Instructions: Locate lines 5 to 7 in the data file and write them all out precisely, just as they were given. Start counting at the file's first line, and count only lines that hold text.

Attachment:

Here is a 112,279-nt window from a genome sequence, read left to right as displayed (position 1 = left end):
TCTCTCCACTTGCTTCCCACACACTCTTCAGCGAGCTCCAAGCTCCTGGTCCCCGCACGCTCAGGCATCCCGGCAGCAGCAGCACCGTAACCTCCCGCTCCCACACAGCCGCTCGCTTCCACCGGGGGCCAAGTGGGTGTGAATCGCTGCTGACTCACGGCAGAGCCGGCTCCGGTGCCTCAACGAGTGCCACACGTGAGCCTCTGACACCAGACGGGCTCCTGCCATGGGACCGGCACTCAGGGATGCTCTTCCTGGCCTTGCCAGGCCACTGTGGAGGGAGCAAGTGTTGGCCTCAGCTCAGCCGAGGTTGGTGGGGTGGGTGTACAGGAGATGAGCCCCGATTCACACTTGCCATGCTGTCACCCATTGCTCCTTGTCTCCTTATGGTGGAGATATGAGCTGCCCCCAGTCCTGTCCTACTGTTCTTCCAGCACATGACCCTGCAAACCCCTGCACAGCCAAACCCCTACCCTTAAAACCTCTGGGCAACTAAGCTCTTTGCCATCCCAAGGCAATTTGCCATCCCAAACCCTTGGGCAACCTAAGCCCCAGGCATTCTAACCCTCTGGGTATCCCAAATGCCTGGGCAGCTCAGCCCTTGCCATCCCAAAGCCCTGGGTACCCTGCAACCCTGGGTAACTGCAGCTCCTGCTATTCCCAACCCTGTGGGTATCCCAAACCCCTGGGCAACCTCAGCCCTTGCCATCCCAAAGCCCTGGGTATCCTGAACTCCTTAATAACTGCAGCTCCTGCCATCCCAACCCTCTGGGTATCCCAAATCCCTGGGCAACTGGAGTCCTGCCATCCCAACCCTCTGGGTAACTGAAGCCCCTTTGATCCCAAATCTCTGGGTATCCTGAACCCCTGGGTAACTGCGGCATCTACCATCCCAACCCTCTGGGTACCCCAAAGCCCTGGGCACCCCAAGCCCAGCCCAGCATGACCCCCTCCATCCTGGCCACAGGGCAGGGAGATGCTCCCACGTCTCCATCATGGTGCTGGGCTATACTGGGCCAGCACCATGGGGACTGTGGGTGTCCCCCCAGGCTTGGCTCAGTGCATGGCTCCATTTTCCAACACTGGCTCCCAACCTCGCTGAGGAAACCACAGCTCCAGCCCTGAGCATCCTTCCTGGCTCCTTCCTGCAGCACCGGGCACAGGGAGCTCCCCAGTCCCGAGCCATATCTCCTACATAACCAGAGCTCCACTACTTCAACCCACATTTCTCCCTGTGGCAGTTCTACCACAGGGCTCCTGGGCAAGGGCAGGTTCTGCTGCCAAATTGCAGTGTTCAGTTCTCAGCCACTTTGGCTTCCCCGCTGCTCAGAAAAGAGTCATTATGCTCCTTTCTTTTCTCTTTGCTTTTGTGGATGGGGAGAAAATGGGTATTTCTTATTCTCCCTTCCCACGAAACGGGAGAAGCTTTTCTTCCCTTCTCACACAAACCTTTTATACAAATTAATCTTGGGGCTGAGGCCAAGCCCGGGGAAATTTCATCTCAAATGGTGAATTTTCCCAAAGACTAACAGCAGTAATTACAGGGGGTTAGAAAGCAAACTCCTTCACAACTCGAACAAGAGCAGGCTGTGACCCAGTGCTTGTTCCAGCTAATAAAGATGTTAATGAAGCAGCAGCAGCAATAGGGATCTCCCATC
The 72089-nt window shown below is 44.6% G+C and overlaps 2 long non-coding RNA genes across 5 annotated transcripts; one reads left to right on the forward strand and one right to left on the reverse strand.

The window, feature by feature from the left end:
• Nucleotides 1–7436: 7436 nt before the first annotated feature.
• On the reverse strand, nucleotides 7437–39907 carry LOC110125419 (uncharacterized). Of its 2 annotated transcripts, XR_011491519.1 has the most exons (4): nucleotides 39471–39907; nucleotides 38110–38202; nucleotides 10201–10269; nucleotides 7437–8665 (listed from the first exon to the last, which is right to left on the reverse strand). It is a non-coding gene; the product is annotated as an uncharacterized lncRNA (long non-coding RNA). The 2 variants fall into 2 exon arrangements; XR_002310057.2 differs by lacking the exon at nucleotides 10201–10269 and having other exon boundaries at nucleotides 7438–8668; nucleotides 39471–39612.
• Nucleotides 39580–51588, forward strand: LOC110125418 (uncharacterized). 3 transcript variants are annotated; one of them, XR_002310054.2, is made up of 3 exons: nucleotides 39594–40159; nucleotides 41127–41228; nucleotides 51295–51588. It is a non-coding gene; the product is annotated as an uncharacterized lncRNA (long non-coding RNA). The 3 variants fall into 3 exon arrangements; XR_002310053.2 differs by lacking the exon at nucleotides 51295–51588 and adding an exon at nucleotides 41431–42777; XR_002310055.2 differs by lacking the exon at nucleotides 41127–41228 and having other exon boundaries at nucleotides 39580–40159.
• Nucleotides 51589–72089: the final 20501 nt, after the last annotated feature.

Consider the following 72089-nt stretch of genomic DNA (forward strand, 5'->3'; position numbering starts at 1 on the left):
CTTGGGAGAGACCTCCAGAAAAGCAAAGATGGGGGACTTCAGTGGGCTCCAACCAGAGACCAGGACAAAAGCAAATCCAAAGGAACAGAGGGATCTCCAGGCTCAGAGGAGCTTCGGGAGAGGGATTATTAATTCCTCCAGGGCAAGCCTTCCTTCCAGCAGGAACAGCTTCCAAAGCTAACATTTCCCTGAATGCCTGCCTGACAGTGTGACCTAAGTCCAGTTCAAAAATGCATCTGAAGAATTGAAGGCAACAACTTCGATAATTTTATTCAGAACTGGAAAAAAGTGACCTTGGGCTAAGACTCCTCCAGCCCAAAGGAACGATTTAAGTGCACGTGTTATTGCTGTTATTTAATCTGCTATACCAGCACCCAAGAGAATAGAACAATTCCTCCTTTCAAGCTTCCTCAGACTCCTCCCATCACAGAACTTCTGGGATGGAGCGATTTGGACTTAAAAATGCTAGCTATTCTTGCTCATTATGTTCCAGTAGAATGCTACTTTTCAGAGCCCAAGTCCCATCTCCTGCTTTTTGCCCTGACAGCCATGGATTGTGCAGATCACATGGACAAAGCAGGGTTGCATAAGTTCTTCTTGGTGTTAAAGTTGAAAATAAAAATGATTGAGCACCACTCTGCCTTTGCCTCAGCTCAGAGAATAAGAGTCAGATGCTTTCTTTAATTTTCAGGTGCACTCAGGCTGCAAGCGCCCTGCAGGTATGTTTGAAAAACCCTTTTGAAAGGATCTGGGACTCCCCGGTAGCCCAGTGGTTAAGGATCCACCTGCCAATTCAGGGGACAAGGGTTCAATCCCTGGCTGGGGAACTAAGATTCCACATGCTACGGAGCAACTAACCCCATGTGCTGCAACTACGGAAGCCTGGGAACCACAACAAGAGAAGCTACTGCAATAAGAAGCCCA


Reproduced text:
• Nucleotides 1–7436: 7436 nt before the first annotated feature.
• On the reverse strand, nucleotides 7437–39907 carry LOC110125419 (uncharacterized). Of its 2 annotated transcripts, XR_011491519.1 has the most exons (4): nucleotides 39471–39907; nucleotides 38110–38202; nucleotides 10201–10269; nucleotides 7437–8665 (listed from the first exon to the last, which is right to left on the reverse strand). It is a non-coding gene; the product is annotated as an uncharacterized lncRNA (long non-coding RNA). The 2 variants fall into 2 exon arrangements; XR_002310057.2 differs by lacking the exon at nucleotides 10201–10269 and having other exon boundaries at nucleotides 7438–8668; nucleotides 39471–39612.
• Nucleotides 39580–51588, forward strand: LOC110125418 (uncharacterized). 3 transcript variants are annotated; one of them, XR_002310054.2, is made up of 3 exons: nucleotides 39594–40159; nucleotides 41127–41228; nucleotides 51295–51588. It is a non-coding gene; the product is annotated as an uncharacterized lncRNA (long non-coding RNA). The 3 variants fall into 3 exon arrangements; XR_002310053.2 differs by lacking the exon at nucleotides 51295–51588 and adding an exon at nucleotides 41431–42777; XR_002310055.2 differs by lacking the exon at nucleotides 41127–41228 and having other exon boundaries at nucleotides 39580–40159.